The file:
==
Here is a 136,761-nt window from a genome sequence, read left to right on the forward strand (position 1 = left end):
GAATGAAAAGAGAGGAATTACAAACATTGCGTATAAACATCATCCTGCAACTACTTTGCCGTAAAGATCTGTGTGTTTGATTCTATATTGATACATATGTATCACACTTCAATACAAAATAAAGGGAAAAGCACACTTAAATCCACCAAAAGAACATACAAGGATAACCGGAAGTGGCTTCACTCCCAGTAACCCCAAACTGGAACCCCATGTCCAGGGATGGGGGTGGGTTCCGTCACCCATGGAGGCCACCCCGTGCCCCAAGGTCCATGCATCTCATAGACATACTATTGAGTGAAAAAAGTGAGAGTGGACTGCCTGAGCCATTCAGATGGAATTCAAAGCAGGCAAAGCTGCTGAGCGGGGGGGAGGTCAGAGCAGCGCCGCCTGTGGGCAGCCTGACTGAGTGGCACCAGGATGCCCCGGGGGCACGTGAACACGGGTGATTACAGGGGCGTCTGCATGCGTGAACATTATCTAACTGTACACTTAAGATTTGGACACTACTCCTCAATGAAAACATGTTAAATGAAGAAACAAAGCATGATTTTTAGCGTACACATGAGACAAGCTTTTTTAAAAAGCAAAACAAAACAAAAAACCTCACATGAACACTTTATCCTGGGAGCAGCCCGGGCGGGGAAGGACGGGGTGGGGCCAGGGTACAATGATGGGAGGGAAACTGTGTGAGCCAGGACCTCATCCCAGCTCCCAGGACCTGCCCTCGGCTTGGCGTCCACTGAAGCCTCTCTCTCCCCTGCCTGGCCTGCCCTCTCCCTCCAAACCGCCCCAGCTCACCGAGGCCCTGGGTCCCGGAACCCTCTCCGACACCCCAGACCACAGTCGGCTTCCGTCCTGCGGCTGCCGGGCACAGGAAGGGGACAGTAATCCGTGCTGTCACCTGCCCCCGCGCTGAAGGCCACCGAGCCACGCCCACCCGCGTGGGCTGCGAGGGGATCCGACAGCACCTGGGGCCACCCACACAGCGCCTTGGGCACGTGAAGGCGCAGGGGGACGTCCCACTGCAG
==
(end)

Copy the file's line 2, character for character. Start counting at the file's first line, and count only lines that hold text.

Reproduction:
GAATGAAAAGAGAGGAATTACAAACATTGCGTATAAACATCATCCTGCAACTACTTTGCCGTAAAGATCTGTGTGTTTGATTCTATATTGATACATATGTATCACACTTCAATACAAAATAAAGGGAAAAGCACACTTAAATCCACCAAAAGAACATACAAGGATAACCGGAAGTGGCTTCACTCCCAGTAACCCCAAACTGGAACCCCATGTCCAGGGATGGGGGTGGGTTCCGTCACCCATGGAGGCCACCCCGTGCCCCAAGGTCCATGCATCTCATAGACATACTATTGAGTGAAAAAAGTGAGAGTGGACTGCCTGAGCCATTCAGATGGAATTCAAAGCAGGCAAAGCTGCTGAGCGGGGGGGAGGTCAGAGCAGCGCCGCCTGTGGGCAGCCTGACTGAGTGGCACCAGGATGCCCCGGGGGCACGTGAACACGGGTGATTACAGGGGCGTCTGCATGCGTGAACATTATCTAACTGTACACTTAAGATTTGGACACTACTCCTCAATGAAAACATGTTAAATGAAGAAACAAAGCATGATTTTTAGCGTACACATGAGACAAGCTTTTTTAAAAAGCAAAACAAAACAAAAAACCTCACATGAACACTTTATCCTGGGAGCAGCCCGGGCGGGGAAGGACGGGGTGGGGCCAGGGTACAATGATGGGAGGGAAACTGTGTGAGCCAGGACCTCATCCCAGCTCCCAGGACCTGCCCTCGGCTTGGCGTCCACTGAAGCCTCTCTCTCCCCTGCCTGGCCTGCCCTCTCCCTCCAAACCGCCCCAGCTCACCGAGGCCCTGGGTCCCGGAACCCTCTCCGACACCCCAGACCACAGTCGGCTTCCGTCCTGCGGCTGCCGGGCACAGGAAGGGGACAGTAATCCGTGCTGTCACCTGCCCCCGCGCTGAAGGCCACCGAGCCACGCCCACCCGCGTGGGCTGCGAGGGGATCCGACAGCACCTGGGGCCACCCACACAGCGCCTTGGGCACGTGAAGGCGCAGGGGGACGTCCCACTGCAG